Responding to the National Student Survey
The NSS cannot be ignored, much as we would argue that it does not provide a reliable guide to the overall quality of our educational experience. We have therefore worked hard over the last three years to analyse the reasons for our low overall scores and to set about improving specific aspects of the student experience.
It is generally acknowledged that it is very hard for institutions like ours to achieve very high satisfaction scores in the NSS given the particular challenges of living and commuting in London, coupled with the way that art and design institutions teach. Nevertheless, the fact that, until this year, the UAL score in the NSS was about 20% below the national average has been a cause for major concern, particularly given the Government’s decision to introduce Key Information Sets (KIS) for prospective students from 2013. Since the KIS will encourage students to review very specific course data (including NSS data), we face inevitable student questions and scepticism unless we can show that we are addressing the underlying issues behind low scores.
Over the last few years, many staff across the University have worked on projects designed to tackle some of the most intractable student experience issues. We have, for instance undertaken a Technical Review and devised new marking criteria to improve assessment and feedback; we are in the middle of a major review of Registry Services; and, most significantly, all Colleges have piloted course clustering as part of the SICOM project: cognate courses are now being clustered together under programme directors who will then work to ensure that more focused academic and administrative support is provided to both staff and students.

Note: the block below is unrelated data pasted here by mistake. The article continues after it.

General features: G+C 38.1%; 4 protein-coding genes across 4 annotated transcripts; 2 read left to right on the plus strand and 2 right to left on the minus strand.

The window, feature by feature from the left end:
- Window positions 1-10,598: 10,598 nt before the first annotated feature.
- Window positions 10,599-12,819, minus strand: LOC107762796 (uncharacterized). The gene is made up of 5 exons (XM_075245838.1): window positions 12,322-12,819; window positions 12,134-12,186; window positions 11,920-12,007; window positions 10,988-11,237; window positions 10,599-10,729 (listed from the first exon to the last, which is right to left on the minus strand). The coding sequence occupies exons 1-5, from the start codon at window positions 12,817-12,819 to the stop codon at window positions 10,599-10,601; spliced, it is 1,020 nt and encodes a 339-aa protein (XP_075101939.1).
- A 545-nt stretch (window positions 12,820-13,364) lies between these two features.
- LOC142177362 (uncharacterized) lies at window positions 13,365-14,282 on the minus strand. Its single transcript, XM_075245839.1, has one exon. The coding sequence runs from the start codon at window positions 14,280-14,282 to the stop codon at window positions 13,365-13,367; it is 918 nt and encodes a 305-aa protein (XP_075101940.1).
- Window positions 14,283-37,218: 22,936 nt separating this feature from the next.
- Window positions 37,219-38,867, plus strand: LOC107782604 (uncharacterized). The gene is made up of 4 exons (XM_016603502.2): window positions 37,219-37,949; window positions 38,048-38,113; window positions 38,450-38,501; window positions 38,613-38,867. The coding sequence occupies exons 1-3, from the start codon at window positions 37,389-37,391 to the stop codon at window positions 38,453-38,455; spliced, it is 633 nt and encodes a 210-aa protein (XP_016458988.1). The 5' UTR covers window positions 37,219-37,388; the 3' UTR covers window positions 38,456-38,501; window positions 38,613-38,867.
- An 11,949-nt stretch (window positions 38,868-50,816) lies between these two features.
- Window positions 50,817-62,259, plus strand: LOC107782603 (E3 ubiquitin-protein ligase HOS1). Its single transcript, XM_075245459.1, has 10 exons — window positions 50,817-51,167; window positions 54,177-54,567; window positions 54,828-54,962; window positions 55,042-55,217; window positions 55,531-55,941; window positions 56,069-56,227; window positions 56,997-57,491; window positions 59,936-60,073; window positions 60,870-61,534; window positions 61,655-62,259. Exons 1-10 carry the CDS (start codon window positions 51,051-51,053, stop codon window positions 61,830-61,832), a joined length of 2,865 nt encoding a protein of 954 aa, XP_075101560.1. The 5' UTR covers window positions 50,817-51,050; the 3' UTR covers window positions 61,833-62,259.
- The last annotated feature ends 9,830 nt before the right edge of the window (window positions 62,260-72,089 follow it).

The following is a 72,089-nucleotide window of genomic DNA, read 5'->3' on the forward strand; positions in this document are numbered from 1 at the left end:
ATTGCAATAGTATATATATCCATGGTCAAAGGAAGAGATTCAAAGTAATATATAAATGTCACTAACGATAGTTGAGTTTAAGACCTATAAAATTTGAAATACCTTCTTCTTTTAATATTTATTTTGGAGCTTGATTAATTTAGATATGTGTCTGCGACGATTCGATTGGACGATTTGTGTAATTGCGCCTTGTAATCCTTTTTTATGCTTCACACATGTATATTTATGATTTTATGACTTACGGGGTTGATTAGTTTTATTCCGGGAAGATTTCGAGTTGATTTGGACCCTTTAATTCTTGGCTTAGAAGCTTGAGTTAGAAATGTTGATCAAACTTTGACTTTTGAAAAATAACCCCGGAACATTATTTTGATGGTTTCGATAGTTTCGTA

I am delighted that these initiatives and a general focus on the student experience appear to be bearing fruit (as reflected in the report to Academic Standards and Development Committee on the NSS Results 2011 which can be accessed at NSS 2011 ASDC Report): NSS scores have risen across the board by an average of 7%, with some striking improvements in some Schools and Colleges. In particular, the percentage of respondents at Chelsea expressing overall satisfaction has risen by 21% to 82% and LCC’s scores have risen on average by 14% to 67%.
Together these results suggest that we should now be capable of further improving the student experience as recent decisions are consolidated and specific initiatives implemented.
For the first time this year, HEFCE has introduced sector-adjusted benchmarks for each institution. HEFCE believes that these adjusted benchmarks take into account the factors which are known to affect results, including subject mix and student characteristics. UAL’s 2011 Overall Satisfaction benchmark is 76%, 7% higher than the result achieved in 2011.
I am confident that we can meet and exceed the 76% benchmark over the next two years if we continue to focus on specific initiatives, share good practice and maintain highly productive dialogues with our students.